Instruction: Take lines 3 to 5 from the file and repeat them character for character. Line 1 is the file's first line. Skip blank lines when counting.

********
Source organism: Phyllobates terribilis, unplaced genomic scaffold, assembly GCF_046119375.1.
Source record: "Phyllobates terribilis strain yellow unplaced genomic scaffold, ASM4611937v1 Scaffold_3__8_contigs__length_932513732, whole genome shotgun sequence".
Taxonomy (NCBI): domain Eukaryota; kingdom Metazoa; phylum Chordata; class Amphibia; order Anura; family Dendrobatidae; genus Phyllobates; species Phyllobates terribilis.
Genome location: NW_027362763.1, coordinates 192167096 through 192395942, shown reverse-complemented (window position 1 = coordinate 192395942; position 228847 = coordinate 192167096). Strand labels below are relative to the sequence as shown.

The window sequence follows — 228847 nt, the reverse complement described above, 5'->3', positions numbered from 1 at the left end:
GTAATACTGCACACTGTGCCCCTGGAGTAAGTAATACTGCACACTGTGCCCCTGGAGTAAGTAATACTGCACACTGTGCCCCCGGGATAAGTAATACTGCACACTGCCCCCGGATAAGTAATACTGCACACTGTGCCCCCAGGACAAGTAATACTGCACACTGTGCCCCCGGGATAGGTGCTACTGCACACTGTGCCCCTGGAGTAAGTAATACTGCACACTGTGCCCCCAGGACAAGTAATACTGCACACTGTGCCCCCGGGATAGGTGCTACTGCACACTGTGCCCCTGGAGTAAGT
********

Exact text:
Taxonomy (NCBI): domain Eukaryota; kingdom Metazoa; phylum Chordata; class Amphibia; order Anura; family Dendrobatidae; genus Phyllobates; species Phyllobates terribilis.
Genome location: NW_027362763.1, coordinates 192167096 through 192395942, shown reverse-complemented (window position 1 = coordinate 192395942; position 228847 = coordinate 192167096). Strand labels below are relative to the sequence as shown.

The window sequence follows — 228847 nt, the reverse complement described above, 5'->3', positions numbered from 1 at the left end: